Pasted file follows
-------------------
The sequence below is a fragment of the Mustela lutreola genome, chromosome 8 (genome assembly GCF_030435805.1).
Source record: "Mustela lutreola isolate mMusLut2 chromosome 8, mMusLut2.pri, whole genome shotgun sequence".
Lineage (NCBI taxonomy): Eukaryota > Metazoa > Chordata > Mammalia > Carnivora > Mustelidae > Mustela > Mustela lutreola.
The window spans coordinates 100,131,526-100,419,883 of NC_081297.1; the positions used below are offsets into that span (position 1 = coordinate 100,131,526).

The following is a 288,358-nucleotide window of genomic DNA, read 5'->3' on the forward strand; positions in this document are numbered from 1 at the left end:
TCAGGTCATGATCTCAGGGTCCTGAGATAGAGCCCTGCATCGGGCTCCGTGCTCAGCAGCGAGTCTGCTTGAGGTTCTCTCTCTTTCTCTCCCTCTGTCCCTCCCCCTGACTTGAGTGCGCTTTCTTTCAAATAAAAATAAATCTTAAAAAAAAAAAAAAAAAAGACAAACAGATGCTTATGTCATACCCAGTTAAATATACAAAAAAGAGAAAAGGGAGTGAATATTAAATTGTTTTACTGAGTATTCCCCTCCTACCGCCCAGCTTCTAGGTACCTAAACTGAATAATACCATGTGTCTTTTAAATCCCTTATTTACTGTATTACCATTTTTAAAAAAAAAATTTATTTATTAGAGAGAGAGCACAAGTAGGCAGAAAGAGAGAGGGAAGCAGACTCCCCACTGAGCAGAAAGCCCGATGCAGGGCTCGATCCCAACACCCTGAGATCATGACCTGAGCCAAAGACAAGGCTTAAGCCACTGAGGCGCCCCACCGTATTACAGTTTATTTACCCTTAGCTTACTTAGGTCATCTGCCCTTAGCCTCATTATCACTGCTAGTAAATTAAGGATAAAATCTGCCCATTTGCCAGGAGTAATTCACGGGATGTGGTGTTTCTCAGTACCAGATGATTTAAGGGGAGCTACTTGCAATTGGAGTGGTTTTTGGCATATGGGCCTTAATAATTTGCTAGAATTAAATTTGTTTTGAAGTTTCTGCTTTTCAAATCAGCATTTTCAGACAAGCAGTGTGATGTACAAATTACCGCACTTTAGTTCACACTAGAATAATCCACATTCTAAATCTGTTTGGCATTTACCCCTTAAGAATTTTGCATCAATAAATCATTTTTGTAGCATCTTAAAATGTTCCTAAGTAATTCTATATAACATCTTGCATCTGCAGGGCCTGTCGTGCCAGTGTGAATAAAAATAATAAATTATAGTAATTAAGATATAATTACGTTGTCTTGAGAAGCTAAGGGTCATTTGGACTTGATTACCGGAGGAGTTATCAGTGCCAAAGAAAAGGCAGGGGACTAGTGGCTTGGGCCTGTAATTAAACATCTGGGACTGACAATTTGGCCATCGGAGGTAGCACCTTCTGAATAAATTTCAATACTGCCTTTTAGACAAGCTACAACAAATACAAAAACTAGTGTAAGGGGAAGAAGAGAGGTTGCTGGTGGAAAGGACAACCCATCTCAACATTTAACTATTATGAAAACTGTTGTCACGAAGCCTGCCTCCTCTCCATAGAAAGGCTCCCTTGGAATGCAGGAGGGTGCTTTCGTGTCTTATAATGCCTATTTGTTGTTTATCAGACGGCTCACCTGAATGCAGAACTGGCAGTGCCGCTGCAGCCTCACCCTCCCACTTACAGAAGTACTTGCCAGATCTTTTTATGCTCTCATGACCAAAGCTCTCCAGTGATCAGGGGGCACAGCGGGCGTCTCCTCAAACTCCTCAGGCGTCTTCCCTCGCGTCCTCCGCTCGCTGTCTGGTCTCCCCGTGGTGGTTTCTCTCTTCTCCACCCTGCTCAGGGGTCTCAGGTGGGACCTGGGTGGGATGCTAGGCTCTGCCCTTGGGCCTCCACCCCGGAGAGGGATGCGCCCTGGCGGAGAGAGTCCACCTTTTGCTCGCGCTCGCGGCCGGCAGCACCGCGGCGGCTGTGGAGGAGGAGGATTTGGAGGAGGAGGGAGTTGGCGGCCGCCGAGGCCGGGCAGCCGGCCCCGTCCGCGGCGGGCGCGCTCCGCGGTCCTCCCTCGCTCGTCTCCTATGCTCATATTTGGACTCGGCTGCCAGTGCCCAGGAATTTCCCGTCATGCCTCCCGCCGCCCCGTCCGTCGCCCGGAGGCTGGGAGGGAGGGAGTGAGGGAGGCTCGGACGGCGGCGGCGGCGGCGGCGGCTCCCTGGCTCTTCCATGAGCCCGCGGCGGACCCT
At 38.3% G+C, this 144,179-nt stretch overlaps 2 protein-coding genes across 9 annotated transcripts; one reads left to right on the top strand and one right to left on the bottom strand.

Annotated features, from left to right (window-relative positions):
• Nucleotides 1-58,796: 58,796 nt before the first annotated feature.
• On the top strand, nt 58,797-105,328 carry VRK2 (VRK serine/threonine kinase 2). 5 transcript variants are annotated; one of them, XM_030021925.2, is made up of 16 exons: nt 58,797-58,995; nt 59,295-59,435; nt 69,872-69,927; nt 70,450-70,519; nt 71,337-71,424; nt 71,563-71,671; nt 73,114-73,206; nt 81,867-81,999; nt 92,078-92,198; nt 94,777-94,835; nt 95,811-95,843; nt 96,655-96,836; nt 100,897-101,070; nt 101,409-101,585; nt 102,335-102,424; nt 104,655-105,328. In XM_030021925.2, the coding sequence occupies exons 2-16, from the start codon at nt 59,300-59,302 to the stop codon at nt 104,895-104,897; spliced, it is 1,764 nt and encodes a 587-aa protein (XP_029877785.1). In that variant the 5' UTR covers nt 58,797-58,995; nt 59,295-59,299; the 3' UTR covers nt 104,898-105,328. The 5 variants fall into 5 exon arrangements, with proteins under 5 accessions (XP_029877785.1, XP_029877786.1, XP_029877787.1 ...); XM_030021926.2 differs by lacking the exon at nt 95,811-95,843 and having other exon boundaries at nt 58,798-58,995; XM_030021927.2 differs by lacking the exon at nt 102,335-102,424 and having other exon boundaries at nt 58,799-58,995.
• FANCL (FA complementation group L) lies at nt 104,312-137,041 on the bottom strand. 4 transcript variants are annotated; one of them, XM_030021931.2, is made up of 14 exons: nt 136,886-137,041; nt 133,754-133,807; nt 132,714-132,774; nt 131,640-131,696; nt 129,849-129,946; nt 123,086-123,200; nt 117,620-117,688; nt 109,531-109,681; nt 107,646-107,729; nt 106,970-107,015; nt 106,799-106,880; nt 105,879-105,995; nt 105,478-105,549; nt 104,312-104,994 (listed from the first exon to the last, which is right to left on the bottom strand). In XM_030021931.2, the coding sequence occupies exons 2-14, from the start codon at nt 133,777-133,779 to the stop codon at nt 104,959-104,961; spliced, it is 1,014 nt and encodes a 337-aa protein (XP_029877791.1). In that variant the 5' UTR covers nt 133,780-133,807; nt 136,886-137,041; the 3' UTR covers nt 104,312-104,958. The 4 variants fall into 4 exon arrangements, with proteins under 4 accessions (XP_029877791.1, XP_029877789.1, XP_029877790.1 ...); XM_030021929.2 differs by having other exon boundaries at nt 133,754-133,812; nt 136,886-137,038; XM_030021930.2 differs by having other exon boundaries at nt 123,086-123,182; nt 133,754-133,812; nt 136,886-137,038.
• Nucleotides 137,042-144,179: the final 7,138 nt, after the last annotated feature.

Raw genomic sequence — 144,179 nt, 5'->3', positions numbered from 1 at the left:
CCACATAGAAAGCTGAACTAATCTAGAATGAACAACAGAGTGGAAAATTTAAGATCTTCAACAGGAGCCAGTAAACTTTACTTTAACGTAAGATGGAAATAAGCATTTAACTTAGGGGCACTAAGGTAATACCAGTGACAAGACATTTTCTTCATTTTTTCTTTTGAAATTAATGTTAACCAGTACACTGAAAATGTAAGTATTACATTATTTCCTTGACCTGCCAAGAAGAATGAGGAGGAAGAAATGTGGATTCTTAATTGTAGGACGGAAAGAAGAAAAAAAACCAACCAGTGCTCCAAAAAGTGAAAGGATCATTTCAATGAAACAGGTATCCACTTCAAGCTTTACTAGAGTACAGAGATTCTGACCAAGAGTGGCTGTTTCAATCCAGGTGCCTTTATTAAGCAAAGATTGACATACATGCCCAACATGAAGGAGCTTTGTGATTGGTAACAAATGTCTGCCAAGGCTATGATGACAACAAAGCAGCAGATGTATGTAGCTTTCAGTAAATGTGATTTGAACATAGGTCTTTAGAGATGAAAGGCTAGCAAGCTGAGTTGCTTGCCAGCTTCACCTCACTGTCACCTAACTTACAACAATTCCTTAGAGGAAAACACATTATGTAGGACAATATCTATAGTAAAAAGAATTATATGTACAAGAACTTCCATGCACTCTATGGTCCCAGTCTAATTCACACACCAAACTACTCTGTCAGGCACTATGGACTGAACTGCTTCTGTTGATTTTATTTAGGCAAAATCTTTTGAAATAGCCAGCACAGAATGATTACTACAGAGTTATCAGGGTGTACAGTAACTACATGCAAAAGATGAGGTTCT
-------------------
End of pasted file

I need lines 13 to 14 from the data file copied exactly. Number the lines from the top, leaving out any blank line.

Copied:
Raw genomic sequence — 144,179 nt, 5'->3', positions numbered from 1 at the left:
CCACATAGAAAGCTGAACTAATCTAGAATGAACAACAGAGTGGAAAATTTAAGATCTTCAACAGGAGCCAGTAAACTTTACTTTAACGTAAGATGGAAATAAGCATTTAACTTAGGGGCACTAAGGTAATACCAGTGACAAGACATTTTCTTCATTTTTTCTTTTGAAATTAATGTTAACCAGTACACTGAAAATGTAAGTATTACATTATTTCCTTGACCTGCCAAGAAGAATGAGGAGGAAGAAATGTGGATTCTTAATTGTAGGACGGAAAGAAGAAAAAAAACCAACCAGTGCTCCAAAAAGTGAAAGGATCATTTCAATGAAACAGGTATCCACTTCAAGCTTTACTAGAGTACAGAGATTCTGACCAAGAGTGGCTGTTTCAATCCAGGTGCCTTTATTAAGCAAAGATTGACATACATGCCCAACATGAAGGAGCTTTGTGATTGGTAACAAATGTCTGCCAAGGCTATGATGACAACAAAGCAGCAGATGTATGTAGCTTTCAGTAAATGTGATTTGAACATAGGTCTTTAGAGATGAAAGGCTAGCAAGCTGAGTTGCTTGCCAGCTTCACCTCACTGTCACCTAACTTACAACAATTCCTTAGAGGAAAACACATTATGTAGGACAATATCTATAGTAAAAAGAATTATATGTACAAGAACTTCCATGCACTCTATGGTCCCAGTCTAATTCACACACCAAACTACTCTGTCAGGCACTATGGACTGAACTGCTTCTGTTGATTTTATTTAGGCAAAATCTTTTGAAATAGCCAGCACAGAATGATTACTACAGAGTTATCAGGGTGTACAGTAACTACATGCAAAAGATGAGGTTCT